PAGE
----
The reason NFPs are potentially incorporable in the JG design is many of these organisations are performing services which are public goods/services, but have been outsourced by the government to perform these tasks in lieu of them doing it directly e.g. food insecurity (Hotham mission), or other organisations like St Vinnies and the Salvos, other environmental groups etc. As such turning these volunteer based service providers into paid public service providers/employers is less problematic given the nature of the work they do. That said even this is not without issue, and needs to be carefully considered in the policy design as to what NFP qualifies for incorporation into a JG scheme. Otherwise anyone can set up a NFP organisation and obtain free labour, including political advocacy groups (which in the extreme includes fascists and neo-nazis). On that basis there would need to be some sort of charter, evaluation and assessment framework to determine whether a NFP is providing a community/public good/service. Something which could be potentially done by e.g. a local citizen’s jury.
Presumably something like “charity status” would also be sufficient.


(Jesse Hermans) #67

Bill’s blog post today provides more insight into horrendous Work for Dole system put in place since the scraping of the de facto job guarantee program (CDEP) which was originally in place. As well as the absurdity of wage subsidies:


Previously, residents in these areas depended on so-called Community Development Employment Projects (CDEP), which was a Federal job creation program that provided necessary work and income where private labour markets were scant.

In effect, the CDEP provided an employment guarantee for indigenous Australians in remote areas.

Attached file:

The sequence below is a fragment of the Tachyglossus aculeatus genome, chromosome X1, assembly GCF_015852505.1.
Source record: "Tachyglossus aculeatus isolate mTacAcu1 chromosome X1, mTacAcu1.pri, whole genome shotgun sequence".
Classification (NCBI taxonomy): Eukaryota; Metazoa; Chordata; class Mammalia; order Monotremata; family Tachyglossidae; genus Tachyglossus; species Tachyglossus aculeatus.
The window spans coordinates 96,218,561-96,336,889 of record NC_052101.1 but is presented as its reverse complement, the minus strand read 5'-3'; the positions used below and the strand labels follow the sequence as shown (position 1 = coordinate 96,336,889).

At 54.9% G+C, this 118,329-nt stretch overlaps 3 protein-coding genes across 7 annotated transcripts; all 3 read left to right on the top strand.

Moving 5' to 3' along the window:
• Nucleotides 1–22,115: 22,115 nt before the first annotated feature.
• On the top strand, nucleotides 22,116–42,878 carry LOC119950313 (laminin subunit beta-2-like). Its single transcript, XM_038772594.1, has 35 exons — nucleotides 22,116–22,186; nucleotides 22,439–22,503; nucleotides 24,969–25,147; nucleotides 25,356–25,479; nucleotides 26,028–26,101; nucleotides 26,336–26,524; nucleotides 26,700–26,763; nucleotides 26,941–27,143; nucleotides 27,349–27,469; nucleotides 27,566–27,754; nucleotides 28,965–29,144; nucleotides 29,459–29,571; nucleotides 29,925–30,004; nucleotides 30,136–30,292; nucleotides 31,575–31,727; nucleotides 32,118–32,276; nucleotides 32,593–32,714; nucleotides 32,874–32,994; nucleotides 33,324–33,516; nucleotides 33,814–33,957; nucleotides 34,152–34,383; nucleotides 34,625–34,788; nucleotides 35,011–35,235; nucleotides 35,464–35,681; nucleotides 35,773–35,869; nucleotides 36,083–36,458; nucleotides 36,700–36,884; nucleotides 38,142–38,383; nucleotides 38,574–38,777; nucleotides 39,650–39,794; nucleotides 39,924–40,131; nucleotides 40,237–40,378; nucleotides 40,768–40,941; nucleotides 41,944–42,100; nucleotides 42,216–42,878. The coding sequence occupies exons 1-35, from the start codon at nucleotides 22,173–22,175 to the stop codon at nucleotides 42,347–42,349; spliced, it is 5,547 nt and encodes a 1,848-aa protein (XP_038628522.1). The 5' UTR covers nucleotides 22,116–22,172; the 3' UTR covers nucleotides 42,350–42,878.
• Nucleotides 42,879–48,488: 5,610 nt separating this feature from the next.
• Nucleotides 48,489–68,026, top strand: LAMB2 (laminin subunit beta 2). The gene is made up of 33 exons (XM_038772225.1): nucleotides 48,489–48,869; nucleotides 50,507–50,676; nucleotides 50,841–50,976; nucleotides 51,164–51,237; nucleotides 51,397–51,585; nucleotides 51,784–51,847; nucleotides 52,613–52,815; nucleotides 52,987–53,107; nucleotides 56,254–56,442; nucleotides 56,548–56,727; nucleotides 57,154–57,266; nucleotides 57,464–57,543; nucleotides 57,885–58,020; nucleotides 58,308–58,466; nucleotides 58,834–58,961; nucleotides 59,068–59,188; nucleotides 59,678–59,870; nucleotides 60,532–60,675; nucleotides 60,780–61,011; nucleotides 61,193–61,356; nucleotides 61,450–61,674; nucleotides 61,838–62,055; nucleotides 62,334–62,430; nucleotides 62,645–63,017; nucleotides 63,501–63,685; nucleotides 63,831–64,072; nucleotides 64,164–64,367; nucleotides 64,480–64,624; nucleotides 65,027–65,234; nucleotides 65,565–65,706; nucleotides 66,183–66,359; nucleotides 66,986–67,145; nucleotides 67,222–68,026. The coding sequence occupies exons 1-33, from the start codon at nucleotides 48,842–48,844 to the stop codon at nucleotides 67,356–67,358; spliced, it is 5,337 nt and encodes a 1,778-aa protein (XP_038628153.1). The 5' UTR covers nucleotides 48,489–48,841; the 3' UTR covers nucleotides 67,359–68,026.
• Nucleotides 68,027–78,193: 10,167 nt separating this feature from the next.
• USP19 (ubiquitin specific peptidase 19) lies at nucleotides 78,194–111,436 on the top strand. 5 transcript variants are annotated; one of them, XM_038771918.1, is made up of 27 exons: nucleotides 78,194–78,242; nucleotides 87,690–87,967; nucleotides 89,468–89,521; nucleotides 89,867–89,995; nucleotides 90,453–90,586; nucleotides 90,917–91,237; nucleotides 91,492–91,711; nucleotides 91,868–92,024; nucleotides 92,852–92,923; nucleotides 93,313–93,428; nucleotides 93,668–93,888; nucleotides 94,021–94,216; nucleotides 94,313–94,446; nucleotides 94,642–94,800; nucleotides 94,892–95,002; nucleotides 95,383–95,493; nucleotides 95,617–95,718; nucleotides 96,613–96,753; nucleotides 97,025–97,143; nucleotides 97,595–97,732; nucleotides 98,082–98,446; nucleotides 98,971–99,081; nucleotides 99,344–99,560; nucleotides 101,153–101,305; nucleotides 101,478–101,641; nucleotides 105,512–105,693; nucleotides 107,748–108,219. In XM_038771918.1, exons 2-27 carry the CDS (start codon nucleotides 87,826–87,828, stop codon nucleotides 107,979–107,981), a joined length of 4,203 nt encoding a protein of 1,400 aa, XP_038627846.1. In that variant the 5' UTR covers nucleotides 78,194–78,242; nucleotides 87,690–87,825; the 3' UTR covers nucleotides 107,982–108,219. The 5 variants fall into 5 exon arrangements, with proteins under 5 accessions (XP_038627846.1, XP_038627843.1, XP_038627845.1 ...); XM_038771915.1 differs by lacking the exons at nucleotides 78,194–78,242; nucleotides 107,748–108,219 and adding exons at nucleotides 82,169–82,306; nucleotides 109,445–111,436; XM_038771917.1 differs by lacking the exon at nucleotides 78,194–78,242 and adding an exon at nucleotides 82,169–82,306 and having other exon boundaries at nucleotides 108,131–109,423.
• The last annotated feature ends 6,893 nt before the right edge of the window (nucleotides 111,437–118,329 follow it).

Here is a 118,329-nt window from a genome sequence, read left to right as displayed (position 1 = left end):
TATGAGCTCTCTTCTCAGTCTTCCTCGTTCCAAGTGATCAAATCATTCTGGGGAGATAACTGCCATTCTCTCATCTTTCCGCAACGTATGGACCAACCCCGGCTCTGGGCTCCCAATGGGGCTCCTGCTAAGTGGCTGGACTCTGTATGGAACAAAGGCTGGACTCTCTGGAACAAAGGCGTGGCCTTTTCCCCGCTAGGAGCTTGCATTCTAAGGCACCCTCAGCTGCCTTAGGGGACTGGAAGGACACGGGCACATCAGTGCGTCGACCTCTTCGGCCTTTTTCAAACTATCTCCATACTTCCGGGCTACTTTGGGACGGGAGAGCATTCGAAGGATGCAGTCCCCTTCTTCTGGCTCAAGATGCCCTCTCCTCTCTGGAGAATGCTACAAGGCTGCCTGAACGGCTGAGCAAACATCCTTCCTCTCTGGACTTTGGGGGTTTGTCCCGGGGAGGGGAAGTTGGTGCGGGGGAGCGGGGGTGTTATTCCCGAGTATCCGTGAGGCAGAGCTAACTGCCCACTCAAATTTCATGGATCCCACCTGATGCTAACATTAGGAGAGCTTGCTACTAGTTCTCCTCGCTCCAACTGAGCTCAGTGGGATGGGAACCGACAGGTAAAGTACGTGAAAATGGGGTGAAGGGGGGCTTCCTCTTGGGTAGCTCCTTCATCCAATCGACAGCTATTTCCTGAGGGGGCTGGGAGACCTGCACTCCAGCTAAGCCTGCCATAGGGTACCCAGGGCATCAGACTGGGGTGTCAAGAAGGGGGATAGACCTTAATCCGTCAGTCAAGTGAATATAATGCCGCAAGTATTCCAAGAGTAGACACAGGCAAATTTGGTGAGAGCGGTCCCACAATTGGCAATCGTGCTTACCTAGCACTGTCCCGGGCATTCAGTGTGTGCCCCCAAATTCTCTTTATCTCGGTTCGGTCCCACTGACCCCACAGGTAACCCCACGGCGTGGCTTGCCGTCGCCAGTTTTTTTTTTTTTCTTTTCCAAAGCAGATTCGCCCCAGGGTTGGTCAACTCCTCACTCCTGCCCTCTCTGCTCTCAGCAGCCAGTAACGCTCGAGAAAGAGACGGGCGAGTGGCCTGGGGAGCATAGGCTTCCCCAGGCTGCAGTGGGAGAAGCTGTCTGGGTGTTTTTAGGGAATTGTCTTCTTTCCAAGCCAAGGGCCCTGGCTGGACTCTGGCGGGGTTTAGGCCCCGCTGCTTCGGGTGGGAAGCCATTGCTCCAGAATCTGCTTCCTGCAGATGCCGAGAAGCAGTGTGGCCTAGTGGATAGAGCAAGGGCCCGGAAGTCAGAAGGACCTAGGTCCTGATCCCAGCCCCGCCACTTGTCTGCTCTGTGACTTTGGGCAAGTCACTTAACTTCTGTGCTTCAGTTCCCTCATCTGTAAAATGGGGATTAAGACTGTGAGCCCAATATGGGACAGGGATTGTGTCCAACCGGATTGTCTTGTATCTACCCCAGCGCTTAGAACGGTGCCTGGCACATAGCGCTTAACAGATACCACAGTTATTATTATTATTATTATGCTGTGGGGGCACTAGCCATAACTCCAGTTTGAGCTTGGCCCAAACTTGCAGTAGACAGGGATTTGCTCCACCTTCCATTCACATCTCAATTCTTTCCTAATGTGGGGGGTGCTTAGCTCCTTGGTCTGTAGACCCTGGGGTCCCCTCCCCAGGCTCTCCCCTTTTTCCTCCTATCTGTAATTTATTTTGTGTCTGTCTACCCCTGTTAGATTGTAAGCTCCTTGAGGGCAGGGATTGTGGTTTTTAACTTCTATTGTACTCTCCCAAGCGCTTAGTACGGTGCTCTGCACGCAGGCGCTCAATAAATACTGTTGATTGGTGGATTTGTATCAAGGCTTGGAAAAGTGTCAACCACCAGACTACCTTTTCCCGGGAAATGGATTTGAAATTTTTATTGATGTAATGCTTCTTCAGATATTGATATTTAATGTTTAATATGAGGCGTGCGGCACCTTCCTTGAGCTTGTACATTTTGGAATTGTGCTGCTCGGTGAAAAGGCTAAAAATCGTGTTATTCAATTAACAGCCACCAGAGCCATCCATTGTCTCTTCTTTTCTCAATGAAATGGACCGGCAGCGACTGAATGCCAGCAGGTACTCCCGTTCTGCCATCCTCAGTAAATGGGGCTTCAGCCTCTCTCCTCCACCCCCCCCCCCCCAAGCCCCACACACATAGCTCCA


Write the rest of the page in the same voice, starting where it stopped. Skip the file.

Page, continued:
The first Governor of the Reserve Bank of Australia in 1960, H.C. Coombs, who had previously been a major player in the creation of the White Paper on Full Employment in Australia, was also a major proponent of the CDEP.

On the scrapping of the old CDEP and replacement with the abhorrent CDP and work for the dole - abuse of wage subsidies:

But then we learn more.

In fact, this scheme which pays what I would consider to be illegal wage rates, is now being used to subsidise profit-seeking operations.

Sally McManus said that:

People are working, some of them in jobs they were once paid award wages for and often for for-profit companies. The employers are getting CDP workers for free.

An example she provided concerns “a for-profit fencing company working in remote areas”.

McManus added:

That work clearly needs to be done but they’ve got workers on CDP to do it. If it wasn’t for CDP they’d have to pay people proper wages for it. It’s not like these are made up jobs. They’re jobs that have to be done.

The reality is that there are thousands of such activities being performed right across remote Australia that generate profits for the ‘providers’ and replace what would otherwise be paid employment in private sector with cheap, forced CDP labour.

Local councils are offenders in this regard as well. They use CDP labour to perform civic functions (including bus drivers, parks and gardens staffing, etc) which would otherwise be done by workers (skilled and unskilled) who would be paid the legal wage relevant to their category of employment.